Born in New York in 1889, Dickinson attended the Art Students League between 1906 and 1910, where he studied under William Merritt Chase. To further his artistic training, Dickinson lived in Paris between 1910 and 1914, enrolling in the École des Beaux Arts and the Académie Julian, and exhibiting in the prestigious Salon des Artistes Françaises and the Salon des Indépendants. It was after this trip to Paris that Dickinson produced his earliest paintings in the precisionist style, which emerged in the early twentieth century and depicted contemporary urban scenery and architecture with an emphasis on clean, geometric lines. Dickinson’s works effectively incorporate elements of Cubism, Futurism, and Japanese woodblock prints, and are sometimes reminiscent of Juan Gris and Paul Cezanne.
Dickinson died in 1930 at the age of 41. His first solo museum exhibition took place posthumously at the Phillips Collection in 1931. Duncan Phillips, founder of the Phillips Collection, wrote of Dickinson that “during the comparative few years of his maturity as an artist he made a genuine impression on discriminating critics. His early loss was a tragedy. And yet his honored place in the history of American painting may, because of it, be all the more secure.”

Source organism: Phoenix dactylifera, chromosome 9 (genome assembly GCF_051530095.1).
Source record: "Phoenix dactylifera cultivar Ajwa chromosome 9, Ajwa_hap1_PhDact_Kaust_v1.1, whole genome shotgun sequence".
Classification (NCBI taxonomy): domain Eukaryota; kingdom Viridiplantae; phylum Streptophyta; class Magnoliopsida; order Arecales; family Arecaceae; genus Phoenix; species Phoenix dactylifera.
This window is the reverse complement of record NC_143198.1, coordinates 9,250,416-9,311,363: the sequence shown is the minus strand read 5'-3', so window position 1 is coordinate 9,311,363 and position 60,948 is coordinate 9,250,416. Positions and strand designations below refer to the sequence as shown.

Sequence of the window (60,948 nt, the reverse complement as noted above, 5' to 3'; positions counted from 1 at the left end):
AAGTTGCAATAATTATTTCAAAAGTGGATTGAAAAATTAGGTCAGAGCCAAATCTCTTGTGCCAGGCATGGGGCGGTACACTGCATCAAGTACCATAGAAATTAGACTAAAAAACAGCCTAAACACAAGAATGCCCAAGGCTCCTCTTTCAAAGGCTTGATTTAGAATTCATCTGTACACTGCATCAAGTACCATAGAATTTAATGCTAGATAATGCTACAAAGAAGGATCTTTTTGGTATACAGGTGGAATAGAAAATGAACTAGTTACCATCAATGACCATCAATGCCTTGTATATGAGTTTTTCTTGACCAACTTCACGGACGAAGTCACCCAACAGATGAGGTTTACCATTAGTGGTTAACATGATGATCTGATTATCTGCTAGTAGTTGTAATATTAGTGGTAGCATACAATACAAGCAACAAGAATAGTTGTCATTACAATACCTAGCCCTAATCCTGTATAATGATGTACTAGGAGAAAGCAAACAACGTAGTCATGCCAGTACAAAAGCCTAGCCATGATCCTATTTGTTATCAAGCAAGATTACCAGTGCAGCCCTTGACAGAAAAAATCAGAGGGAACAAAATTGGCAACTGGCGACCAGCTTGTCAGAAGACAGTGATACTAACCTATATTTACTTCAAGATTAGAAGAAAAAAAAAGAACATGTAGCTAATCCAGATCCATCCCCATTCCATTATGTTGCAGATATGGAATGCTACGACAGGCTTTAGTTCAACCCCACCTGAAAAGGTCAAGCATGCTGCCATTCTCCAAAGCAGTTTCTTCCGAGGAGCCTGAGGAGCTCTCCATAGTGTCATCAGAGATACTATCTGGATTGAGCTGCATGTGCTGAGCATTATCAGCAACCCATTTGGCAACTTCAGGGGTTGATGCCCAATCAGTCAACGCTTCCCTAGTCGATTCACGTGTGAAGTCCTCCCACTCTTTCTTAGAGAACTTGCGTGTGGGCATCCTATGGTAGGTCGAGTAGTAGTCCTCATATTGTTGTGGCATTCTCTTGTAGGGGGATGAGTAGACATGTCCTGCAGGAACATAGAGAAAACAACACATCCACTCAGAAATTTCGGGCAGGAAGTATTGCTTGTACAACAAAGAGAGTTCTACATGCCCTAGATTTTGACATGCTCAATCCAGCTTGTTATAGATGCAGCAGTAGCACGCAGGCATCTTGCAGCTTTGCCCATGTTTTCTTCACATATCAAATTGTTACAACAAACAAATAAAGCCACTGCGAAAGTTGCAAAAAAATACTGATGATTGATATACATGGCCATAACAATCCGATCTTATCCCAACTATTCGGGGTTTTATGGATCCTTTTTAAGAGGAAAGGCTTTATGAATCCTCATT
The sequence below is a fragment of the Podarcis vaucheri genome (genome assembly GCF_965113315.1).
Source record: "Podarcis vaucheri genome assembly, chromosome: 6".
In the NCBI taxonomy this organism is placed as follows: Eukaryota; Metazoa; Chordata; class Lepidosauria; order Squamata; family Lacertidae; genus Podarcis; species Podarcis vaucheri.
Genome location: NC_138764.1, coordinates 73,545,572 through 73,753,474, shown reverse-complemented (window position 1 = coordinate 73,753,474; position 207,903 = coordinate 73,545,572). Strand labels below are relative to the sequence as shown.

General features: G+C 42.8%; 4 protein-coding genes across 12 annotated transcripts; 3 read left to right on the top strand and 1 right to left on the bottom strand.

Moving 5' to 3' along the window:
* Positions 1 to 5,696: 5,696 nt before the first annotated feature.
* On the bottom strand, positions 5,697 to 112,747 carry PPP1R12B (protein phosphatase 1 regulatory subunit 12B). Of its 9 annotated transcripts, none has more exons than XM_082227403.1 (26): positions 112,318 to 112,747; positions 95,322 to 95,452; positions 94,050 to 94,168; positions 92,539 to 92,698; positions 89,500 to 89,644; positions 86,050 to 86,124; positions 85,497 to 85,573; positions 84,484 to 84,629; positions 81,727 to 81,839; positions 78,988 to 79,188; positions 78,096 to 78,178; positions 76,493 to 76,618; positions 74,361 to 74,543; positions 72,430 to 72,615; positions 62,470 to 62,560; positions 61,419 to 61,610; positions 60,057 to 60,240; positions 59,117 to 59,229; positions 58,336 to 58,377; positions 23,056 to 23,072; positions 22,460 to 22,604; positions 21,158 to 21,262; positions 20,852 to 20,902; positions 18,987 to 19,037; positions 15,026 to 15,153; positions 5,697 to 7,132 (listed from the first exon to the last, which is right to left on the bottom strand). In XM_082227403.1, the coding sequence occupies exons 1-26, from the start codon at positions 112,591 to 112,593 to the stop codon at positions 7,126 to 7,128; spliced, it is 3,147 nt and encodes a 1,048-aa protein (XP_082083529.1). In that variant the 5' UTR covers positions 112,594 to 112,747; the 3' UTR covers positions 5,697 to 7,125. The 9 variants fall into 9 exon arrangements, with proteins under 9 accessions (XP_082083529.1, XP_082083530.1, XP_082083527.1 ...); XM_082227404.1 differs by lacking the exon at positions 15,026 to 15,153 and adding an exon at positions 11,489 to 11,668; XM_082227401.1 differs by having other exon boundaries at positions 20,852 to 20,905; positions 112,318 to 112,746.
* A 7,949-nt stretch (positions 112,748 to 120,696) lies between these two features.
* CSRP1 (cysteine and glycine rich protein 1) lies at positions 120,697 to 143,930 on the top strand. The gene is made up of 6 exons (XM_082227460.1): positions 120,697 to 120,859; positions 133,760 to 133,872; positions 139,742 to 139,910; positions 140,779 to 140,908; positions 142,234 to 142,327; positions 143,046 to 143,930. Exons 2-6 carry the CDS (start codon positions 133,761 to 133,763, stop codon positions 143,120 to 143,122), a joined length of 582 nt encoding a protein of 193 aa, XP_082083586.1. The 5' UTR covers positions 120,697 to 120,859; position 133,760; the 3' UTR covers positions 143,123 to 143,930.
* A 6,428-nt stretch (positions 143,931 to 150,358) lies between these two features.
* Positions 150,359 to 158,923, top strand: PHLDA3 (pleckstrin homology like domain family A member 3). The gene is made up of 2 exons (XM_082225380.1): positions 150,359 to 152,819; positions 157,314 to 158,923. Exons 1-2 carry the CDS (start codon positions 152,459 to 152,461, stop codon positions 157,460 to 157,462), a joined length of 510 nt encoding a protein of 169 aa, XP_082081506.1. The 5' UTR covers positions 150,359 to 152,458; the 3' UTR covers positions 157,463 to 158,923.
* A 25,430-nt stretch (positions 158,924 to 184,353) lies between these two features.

During his lifetime, Dickinson enjoyed exhibitions at the Pennsylvania Academy of the Fine Arts, the Sesqui-Centennial International Exposition of 1926 in Philadelphia, the Salons of America, the Art Institute of Chicago in 1929 and 1931, and the Whitney Museum of American Art. Today, his paintings may be found at the Phillips Collection, the Cleveland Museum of Art, Brooklyn Museum, Albright-Knox Art Gallery, Harvard Art Museums/Fogg Museum, and Wadsworth Atheneum Museum of Art.
1. (William) Preston Dickinson (1889–1930), The Phillips Collection, Washington, DC, accessed December 2, 2016, http://www.phillipscollection.org/research/american_art/bios/dickinson-bio.htm